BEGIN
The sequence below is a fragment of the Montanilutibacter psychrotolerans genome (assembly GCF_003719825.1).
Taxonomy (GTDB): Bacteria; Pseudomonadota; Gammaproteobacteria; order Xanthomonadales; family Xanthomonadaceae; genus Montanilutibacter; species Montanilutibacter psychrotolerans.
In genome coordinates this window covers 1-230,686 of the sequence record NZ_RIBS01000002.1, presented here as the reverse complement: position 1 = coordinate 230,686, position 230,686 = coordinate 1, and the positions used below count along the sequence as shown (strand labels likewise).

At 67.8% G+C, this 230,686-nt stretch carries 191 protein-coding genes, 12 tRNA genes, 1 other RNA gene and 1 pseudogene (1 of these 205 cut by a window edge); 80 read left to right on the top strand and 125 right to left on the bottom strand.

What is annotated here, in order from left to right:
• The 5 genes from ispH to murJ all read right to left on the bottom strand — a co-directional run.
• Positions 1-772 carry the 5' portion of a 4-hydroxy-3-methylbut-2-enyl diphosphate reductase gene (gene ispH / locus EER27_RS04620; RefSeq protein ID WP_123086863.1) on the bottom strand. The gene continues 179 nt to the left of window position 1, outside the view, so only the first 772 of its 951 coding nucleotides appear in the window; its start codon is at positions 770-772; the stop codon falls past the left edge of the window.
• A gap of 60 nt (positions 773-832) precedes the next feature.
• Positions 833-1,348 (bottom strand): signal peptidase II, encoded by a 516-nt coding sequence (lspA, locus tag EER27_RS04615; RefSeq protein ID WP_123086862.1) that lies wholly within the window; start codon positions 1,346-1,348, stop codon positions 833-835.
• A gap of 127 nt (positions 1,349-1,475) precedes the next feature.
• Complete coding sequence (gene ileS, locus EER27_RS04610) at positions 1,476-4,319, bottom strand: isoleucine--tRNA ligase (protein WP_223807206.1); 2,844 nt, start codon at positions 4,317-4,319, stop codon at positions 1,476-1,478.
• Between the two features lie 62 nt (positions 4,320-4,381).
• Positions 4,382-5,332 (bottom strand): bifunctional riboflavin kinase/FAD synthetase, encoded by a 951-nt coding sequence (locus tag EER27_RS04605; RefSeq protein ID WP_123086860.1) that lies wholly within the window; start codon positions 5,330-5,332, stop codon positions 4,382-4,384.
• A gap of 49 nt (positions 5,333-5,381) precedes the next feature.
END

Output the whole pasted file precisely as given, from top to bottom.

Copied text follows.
The sequence below is a fragment of the Montanilutibacter psychrotolerans genome (assembly GCF_003719825.1).
Taxonomy (GTDB): Bacteria; Pseudomonadota; Gammaproteobacteria; order Xanthomonadales; family Xanthomonadaceae; genus Montanilutibacter; species Montanilutibacter psychrotolerans.
In genome coordinates this window covers 1-230,686 of the sequence record NZ_RIBS01000002.1, presented here as the reverse complement: position 1 = coordinate 230,686, position 230,686 = coordinate 1, and the positions used below count along the sequence as shown (strand labels likewise).

At 67.8% G+C, this 230,686-nt stretch carries 191 protein-coding genes, 12 tRNA genes, 1 other RNA gene and 1 pseudogene (1 of these 205 cut by a window edge); 80 read left to right on the top strand and 125 right to left on the bottom strand.

What is annotated here, in order from left to right:
• The 5 genes from ispH to murJ all read right to left on the bottom strand — a co-directional run.
• Positions 1-772 carry the 5' portion of a 4-hydroxy-3-methylbut-2-enyl diphosphate reductase gene (gene ispH / locus EER27_RS04620; RefSeq protein ID WP_123086863.1) on the bottom strand. The gene continues 179 nt to the left of window position 1, outside the view, so only the first 772 of its 951 coding nucleotides appear in the window; its start codon is at positions 770-772; the stop codon falls past the left edge of the window.
• A gap of 60 nt (positions 773-832) precedes the next feature.
• Positions 833-1,348 (bottom strand): signal peptidase II, encoded by a 516-nt coding sequence (lspA, locus tag EER27_RS04615; RefSeq protein ID WP_123086862.1) that lies wholly within the window; start codon positions 1,346-1,348, stop codon positions 833-835.
• A gap of 127 nt (positions 1,349-1,475) precedes the next feature.
• Complete coding sequence (gene ileS, locus EER27_RS04610) at positions 1,476-4,319, bottom strand: isoleucine--tRNA ligase (protein WP_223807206.1); 2,844 nt, start codon at positions 4,317-4,319, stop codon at positions 1,476-1,478.
• Between the two features lie 62 nt (positions 4,320-4,381).
• Positions 4,382-5,332 (bottom strand): bifunctional riboflavin kinase/FAD synthetase, encoded by a 951-nt coding sequence (locus tag EER27_RS04605; RefSeq protein ID WP_123086860.1) that lies wholly within the window; start codon positions 5,330-5,332, stop codon positions 4,382-4,384.
• A gap of 49 nt (positions 5,333-5,381) precedes the next feature.